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This 14 year Old Is Curating His First Art Show On Queer Identity

There was a time when “curator” was a loaded word, and its mere mention in the art scene, when attached to someone without exhaustive studies and experience in the arts, triggers an immediate rolling of the eyes. And then the publishing world adapted the term “curation,” to mean the mere choosing of images that will comprise a feature story. Most recently, social media claimed the word, too, as its own, defining the act of curating as the careful selection of one’s Instagram posts.

This is not to diminish the work and insight that Marco Llanes is pouring into his “curatorial debut” opening this Saturday at the First United Building in Escolta, Manila. Marco has gathered seven artists of different persuasions and disciplines for the first show he is mounting. Called “I,” the exhibition “aims to humanize queer identity” and explores the representation of the LGBTQ community in mass media.

But Marco is only 14, a student at the progressive Blended Learning Center-Manila. We imagine this would cause eyebrows to shoot up within the small art circle of Manila. The kid, however, is aware he is a newbie in his newfound practice, and knows exactly where he is coming from. “So far I can only define it most technically as the expression of themes, ideas, and/or narratives through the contextualization and arrangement of artists and their artwork with a certain point of entry/perspective,” the young man writes about curation. “But I’ve learned as well that at its core, so much of it is about negotiation, connection, adaptation, and flexibility: to be vulnerable in what you want to express and open to change and chance.”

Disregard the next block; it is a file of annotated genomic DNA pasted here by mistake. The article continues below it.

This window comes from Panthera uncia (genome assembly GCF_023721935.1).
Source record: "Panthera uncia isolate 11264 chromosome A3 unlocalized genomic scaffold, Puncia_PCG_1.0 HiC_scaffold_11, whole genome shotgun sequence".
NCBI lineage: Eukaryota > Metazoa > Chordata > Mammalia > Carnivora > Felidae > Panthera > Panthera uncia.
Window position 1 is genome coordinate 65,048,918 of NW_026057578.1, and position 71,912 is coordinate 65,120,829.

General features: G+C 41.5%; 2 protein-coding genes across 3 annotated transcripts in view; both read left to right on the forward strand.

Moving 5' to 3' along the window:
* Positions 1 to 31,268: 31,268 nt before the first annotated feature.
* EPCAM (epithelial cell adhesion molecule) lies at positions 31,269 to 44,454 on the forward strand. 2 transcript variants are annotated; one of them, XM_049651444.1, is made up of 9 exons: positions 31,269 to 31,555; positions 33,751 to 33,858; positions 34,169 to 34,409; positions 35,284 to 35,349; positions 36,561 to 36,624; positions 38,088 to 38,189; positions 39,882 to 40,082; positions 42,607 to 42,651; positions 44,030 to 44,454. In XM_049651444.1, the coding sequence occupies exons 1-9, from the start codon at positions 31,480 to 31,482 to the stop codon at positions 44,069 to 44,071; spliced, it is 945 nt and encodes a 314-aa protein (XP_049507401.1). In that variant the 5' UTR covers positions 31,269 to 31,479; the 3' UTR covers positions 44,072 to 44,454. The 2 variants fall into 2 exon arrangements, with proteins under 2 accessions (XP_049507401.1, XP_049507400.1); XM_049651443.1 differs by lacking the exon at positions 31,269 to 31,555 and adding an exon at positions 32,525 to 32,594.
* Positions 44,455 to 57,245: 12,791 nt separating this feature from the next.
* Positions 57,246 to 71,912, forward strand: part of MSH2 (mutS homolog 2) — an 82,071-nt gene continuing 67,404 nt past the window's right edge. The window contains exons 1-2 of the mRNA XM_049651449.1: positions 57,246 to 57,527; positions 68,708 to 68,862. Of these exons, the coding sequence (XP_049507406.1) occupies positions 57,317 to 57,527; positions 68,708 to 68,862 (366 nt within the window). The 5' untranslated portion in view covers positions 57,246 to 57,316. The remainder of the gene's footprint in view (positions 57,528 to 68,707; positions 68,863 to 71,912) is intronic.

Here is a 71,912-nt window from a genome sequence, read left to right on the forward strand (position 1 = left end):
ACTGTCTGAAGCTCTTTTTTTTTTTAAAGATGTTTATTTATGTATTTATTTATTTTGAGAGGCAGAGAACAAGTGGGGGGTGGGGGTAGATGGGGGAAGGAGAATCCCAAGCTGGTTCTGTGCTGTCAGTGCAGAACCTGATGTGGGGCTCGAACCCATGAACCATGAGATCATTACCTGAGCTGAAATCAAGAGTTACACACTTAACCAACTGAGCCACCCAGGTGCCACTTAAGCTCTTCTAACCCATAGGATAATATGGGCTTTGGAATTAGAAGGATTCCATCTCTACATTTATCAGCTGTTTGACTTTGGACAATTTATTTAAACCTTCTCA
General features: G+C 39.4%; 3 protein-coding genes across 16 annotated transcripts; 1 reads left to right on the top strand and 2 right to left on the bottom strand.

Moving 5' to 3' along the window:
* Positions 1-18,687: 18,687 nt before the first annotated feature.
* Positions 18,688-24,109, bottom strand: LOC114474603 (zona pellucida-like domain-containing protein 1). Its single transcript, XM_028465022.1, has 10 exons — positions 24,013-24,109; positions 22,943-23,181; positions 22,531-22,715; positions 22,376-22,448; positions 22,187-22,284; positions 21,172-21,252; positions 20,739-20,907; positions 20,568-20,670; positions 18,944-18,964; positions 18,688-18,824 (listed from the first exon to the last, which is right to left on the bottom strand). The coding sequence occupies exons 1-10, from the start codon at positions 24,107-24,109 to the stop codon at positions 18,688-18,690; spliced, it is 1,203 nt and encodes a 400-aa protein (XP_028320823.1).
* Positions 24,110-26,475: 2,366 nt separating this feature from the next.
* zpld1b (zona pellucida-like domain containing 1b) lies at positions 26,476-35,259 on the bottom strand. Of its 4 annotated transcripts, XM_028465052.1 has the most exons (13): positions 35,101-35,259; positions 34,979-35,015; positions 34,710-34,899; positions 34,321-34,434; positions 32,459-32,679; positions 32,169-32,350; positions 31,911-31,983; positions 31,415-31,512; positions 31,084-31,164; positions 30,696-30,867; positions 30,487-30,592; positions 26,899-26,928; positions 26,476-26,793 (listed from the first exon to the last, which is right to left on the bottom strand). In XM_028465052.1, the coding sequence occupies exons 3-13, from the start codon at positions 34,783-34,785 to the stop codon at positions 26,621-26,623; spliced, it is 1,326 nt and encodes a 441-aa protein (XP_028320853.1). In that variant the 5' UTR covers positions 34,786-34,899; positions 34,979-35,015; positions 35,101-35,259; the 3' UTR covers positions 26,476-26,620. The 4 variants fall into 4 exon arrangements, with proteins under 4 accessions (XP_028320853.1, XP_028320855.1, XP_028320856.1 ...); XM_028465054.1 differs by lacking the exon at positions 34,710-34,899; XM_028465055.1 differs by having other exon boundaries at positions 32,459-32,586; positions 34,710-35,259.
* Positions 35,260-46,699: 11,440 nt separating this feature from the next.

Young curator Marco Llanes

Much of the frustration among young members of the LGBTQ community stems from what Marco perceives as a lack of representation in mass media. “And even when queer identity is considered,” the student adds, “we're too often caricatured and politicized in the process. This treatment impedes us from seeing and valuing ourselves equally as people, beyond the constant comedies and tragedies mass media tends to typecast us in. I wanted to say something about it, and to weigh in on the issue.”

He is approaching the dilemma not as an expert but as a young queer observer. A student exposed to so much information from many different media avenues. In fact, the idea for the show was born from a school activity. His class was asked what, as individuals, it would voluntarily spend time and effort on if they had to do it gratis. A project that was beneficial to others. “I feel strongly about how LGBTQ+ people are represented, and I love art, so I figured, why not put the two together?”

Untitled, digital art by Josizl